Secure and Save before time runs out with Bitdefender Exclusive Clearance Offer! Get Bitdefender Total Security 2018 Now!
Samsung Galaxy 580 Android smartphone
Samsung Galaxy 580 review: The Galaxy 580 Android smartphone doesn't skimp on too many features, but is not great value when compared to the competition
- Android 2.2, compact design, capacitive touchscreen, Swype text input
- Small screen, overpriced compared to alternatives, excessive Optus customisation
The Samsung Galaxy 580 Android smartphone is compact and feature packed, but it remains overpriced compared to alternatives, particularly the excellent LG Optimus One.
Price$ 329.00 (AUD)
The Samsung Galaxy 580 Android phone is the third Galaxy-branded smartphone to hit the Australian market, following the flagship Samsung Galaxy S, and the Telstra-exclusive Galaxy 5. Though it doesn't skimp on too many features, the Galaxy 580 is overpriced compared to alternatives — particularly the excellent LG Optimus One.
The Samsung Galaxy 580 Android phone has a similar look and feel to the Telstra-exclusive Galaxy 5, with a distinctive, rounded design and a curved back making it comfortable to hold. The gloss black finish is not particularly attractive though, and the Galaxy 580 rocks slightly from side to side when placed on a flat surface. We much prefer the design of the LG Optimus One Android phone.
The Samsung Galaxy 580 has a 3.2in capacitive touchscreen, while below this sit the standard Android shortcut keys (menu, home and back). The screen is responsive and easy to see in direct sunlight, though its resolution is not as high as the Optimus One. The small size of the display also means both the on-screen keyboard and the Web browser do feel a little cramped, though the addition of Swype text input, an option that allows you to slide your fingers over the letters you want to type in a single motion, is very handy.
The Samsung Galaxy 580 runs the 2.2 or "Froyo" version of Google's Android operating system and it includes all the regular features and functions of more expensive Android smartphones. The Galaxy 580 can have up to seven home screens for live widgets and shortcuts, and Samsung has also opted to use its TouchWIZ interface which includes Feeds and Updates (Facebook, Twitter and MySpace aggregator), and Buddies Now (a rolodex of photo contacts). As with all Android-powered smartphones, the software is highly customisable via third-party apps which can be downloaded through the Android Market — Google's answer to Apple's App Store.
The excessive amount of Optus customisation built into the software is an annoying aspect of the Samsung Galaxy 580, but the user experience feels snappy and smooth. The inclusion of multitouch aids web browsing, even if the Galaxy 580 is a little sluggish when loading graphically intense web sites. Only 153MB of internal memory is on board, but a microSD card slot for extra storage is included, and the phone comes with a 2GB microSD card in the box. Battery life is about what we would expect from an Android phone: the Galaxy 580 should last a full day, but it will need to be charged every night.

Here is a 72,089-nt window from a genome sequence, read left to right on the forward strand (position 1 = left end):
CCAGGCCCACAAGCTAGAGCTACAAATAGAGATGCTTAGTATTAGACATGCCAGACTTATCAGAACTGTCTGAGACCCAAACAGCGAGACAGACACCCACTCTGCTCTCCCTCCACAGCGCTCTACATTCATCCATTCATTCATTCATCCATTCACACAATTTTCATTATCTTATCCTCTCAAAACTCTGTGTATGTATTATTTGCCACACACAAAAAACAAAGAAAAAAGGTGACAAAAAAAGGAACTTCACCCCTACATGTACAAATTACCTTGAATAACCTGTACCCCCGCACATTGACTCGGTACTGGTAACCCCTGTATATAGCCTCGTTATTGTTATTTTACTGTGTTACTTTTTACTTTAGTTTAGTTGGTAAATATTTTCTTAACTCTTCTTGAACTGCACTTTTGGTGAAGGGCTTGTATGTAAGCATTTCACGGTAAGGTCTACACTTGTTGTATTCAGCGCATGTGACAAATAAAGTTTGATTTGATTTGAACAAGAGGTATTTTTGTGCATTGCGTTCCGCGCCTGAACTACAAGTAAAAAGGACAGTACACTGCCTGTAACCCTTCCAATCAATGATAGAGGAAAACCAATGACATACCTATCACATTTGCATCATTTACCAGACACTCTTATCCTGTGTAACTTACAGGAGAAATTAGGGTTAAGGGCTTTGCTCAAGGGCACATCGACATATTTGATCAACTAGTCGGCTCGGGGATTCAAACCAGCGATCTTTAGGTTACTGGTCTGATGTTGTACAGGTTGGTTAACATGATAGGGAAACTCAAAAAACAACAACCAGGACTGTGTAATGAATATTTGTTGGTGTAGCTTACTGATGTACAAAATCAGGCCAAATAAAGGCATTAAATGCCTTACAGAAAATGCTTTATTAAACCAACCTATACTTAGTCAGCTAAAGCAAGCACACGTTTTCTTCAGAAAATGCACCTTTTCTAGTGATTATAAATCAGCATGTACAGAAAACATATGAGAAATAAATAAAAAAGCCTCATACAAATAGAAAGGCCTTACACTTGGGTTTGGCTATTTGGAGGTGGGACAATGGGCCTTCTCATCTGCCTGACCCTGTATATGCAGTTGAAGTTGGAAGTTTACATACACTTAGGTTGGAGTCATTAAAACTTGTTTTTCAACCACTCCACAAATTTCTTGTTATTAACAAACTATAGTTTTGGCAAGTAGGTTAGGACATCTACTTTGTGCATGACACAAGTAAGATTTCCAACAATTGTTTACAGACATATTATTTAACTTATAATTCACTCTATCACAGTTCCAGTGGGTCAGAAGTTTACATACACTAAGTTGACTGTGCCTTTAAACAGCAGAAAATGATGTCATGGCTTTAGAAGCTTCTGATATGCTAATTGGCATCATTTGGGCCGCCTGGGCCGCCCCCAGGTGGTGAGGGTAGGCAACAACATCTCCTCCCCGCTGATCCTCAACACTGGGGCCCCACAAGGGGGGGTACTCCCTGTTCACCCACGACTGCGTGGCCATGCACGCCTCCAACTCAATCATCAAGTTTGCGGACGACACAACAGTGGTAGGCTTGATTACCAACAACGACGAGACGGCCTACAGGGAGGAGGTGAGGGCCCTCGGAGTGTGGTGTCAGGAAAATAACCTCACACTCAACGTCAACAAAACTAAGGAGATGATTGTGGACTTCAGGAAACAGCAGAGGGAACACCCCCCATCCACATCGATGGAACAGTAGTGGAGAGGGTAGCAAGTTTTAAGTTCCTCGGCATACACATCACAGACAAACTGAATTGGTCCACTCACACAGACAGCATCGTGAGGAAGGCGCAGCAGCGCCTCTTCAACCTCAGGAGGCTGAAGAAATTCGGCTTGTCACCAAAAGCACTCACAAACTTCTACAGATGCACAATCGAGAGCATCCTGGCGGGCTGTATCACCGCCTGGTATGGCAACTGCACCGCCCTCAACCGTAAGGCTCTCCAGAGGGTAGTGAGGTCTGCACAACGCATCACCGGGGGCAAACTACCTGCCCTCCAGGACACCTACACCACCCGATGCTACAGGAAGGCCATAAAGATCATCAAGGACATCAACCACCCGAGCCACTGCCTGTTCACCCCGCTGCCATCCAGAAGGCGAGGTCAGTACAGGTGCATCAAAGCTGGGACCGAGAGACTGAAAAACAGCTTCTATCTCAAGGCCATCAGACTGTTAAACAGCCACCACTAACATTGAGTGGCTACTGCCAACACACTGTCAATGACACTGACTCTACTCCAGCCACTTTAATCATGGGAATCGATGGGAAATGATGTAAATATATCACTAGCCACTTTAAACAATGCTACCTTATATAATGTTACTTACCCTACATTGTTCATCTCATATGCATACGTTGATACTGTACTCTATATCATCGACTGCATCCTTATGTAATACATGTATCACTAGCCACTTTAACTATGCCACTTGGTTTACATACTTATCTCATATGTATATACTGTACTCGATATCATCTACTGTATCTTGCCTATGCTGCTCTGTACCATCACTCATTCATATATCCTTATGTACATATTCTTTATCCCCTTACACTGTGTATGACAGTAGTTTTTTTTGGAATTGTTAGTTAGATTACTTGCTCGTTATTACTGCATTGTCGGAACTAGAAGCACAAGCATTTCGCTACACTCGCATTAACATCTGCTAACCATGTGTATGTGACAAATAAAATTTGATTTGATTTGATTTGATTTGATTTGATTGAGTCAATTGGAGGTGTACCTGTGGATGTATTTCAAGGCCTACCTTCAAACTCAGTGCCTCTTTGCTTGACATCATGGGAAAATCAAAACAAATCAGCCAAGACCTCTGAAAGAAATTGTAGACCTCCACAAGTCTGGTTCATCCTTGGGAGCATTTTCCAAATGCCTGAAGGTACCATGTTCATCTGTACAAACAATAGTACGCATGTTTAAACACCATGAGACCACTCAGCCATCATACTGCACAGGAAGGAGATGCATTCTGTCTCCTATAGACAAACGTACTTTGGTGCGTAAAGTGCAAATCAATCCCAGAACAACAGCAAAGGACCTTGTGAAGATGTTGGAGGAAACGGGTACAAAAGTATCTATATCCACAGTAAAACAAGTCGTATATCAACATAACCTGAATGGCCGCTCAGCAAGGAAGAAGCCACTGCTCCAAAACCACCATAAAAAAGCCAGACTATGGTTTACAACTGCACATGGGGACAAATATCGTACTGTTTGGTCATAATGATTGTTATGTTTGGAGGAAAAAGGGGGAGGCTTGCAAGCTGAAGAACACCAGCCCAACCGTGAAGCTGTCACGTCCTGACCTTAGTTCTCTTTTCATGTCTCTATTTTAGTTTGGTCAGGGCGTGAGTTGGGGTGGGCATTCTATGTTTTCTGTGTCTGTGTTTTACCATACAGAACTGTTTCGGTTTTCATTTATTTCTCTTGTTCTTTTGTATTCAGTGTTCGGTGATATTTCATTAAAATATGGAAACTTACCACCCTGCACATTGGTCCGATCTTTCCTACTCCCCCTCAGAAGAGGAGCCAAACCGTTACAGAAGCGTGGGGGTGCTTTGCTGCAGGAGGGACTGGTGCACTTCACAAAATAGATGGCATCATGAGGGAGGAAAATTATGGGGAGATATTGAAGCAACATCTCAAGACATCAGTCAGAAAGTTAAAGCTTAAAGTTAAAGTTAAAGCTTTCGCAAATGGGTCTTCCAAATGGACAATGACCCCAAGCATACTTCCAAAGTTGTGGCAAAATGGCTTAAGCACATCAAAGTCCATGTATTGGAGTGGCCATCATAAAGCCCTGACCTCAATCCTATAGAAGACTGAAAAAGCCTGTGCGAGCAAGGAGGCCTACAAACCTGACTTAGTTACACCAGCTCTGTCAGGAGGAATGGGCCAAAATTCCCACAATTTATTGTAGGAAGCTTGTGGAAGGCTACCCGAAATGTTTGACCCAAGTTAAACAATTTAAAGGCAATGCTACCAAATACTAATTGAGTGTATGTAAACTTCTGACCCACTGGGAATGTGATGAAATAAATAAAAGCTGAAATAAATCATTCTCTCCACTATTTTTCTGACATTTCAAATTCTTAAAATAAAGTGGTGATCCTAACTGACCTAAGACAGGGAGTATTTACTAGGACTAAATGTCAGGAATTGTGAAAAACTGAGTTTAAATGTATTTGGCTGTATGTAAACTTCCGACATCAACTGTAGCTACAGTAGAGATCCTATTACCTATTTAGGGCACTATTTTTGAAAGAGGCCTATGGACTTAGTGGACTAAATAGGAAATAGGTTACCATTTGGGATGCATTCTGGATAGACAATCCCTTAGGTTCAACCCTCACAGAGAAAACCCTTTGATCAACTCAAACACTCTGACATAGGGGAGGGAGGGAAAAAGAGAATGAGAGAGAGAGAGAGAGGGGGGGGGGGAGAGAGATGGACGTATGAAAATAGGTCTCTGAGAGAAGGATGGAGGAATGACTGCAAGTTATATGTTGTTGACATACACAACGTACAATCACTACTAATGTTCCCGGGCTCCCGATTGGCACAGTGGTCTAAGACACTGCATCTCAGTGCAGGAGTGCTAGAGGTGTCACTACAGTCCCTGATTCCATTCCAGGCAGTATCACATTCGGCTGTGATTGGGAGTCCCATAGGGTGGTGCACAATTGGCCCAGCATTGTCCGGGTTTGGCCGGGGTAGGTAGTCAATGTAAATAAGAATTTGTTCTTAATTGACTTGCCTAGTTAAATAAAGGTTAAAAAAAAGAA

The Samsung Galaxy 580 is available through Optus in Australia for $0 upfront on a $49 post paid cap.
Join the newsletter!
Most Popular Reviews
- 1 Nokia 6 (2018) review: Simple. Solid. Supreme.
- 2 Samsung Q9F Series QLED: Peak performance from a home entertainment heavyweight
- 3 Hisense takes the fight to home entertainment heavyweights with flagship Series 8 and 9 ULED TVs
- 4 D-Link Omna 180 Cam HD DSH-C310 review
- 5 Ring Video Doorbell review
Latest News Articles
- HP Omen laptops include a first: Nvidia Max-Q graphics technology
- HP's Omen X Compact Desktop can morph into a backpack VR PC
- HP's Omen Accelerator can give your laptop some guts
- HP reboots Omen desktop with more of what gamers love
- Samsung to detail new Tizen OS for smart home appliances, IoT devices
PCW Evaluation Team
If you’re looking to invest in your next work horse laptop for work or home use, you can’t go wrong with the MSI GE63.
If you can afford the price tag, it is well worth the money. It out performs any other laptop I have tried for gaming, and the transportable design and incredible display also make it ideal for work.
Touch screen visibility and operation was great and easy to navigate. Each menu and sub-menu was in an understandable order and category
The printer was convenient, produced clear and vibrant images and was very easy to use
I would recommend this device for families and small businesses who want one safe place to store all their important digital content and a way to easily share it with friends, family, business partners, or customers.
It’s easy to set up, it’s compact and quiet when printing and to top if off, the print quality is excellent. This is hands down the best printer I’ve used for printing labels.
- Computex 2018: Everything you missed at Asia's biggest tech tradeshow
- Computex 2018: Nvidia launches new AI-focused hardware and software platforms
- Huawei P20 Pro review: See it and believe the hype
- Which flagship TV is best? Sony 4K HDR Bravia 2016 versus LG 4K HDR OLED 2016
- 10 Blu-ray movies / Best looking Blu-ray movies